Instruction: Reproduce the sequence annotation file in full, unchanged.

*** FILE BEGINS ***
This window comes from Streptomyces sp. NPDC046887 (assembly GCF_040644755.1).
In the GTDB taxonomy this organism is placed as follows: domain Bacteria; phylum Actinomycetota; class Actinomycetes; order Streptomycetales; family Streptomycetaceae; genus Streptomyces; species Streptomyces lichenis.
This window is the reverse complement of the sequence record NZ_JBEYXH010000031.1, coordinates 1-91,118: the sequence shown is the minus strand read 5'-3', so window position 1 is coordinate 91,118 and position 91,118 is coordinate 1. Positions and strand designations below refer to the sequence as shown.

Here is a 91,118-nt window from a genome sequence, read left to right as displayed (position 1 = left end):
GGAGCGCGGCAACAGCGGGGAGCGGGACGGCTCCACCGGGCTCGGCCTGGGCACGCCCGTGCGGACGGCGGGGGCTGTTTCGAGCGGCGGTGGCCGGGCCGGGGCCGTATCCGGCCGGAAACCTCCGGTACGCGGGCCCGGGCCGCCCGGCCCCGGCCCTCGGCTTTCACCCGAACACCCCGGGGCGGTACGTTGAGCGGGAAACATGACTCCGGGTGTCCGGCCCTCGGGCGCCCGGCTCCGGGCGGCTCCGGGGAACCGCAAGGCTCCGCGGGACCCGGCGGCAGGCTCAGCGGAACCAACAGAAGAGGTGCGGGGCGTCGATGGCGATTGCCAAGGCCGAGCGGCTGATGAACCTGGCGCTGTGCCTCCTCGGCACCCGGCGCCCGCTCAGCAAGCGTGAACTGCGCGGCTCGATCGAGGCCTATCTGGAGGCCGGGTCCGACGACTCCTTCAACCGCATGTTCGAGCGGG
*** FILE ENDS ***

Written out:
This window comes from Streptomyces sp. NPDC046887 (assembly GCF_040644755.1).
In the GTDB taxonomy this organism is placed as follows: domain Bacteria; phylum Actinomycetota; class Actinomycetes; order Streptomycetales; family Streptomycetaceae; genus Streptomyces; species Streptomyces lichenis.
This window is the reverse complement of the sequence record NZ_JBEYXH010000031.1, coordinates 1-91,118: the sequence shown is the minus strand read 5'-3', so window position 1 is coordinate 91,118 and position 91,118 is coordinate 1. Positions and strand designations below refer to the sequence as shown.

Here is a 91,118-nt window from a genome sequence, read left to right as displayed (position 1 = left end):
GGAGCGCGGCAACAGCGGGGAGCGGGACGGCTCCACCGGGCTCGGCCTGGGCACGCCCGTGCGGACGGCGGGGGCTGTTTCGAGCGGCGGTGGCCGGGCCGGGGCCGTATCCGGCCGGAAACCTCCGGTACGCGGGCCCGGGCCGCCCGGCCCCGGCCCTCGGCTTTCACCCGAACACCCCGGGGCGGTACGTTGAGCGGGAAACATGACTCCGGGTGTCCGGCCCTCGGGCGCCCGGCTCCGGGCGGCTCCGGGGAACCGCAAGGCTCCGCGGGACCCGGCGGCAGGCTCAGCGGAACCAACAGAAGAGGTGCGGGGCGTCGATGGCGATTGCCAAGGCCGAGCGGCTGATGAACCTGGCGCTGTGCCTCCTCGGCACCCGGCGCCCGCTCAGCAAGCGTGAACTGCGCGGCTCGATCGAGGCCTATCTGGAGGCCGGGTCCGACGACTCCTTCAACCGCATGTTCGAGCGGG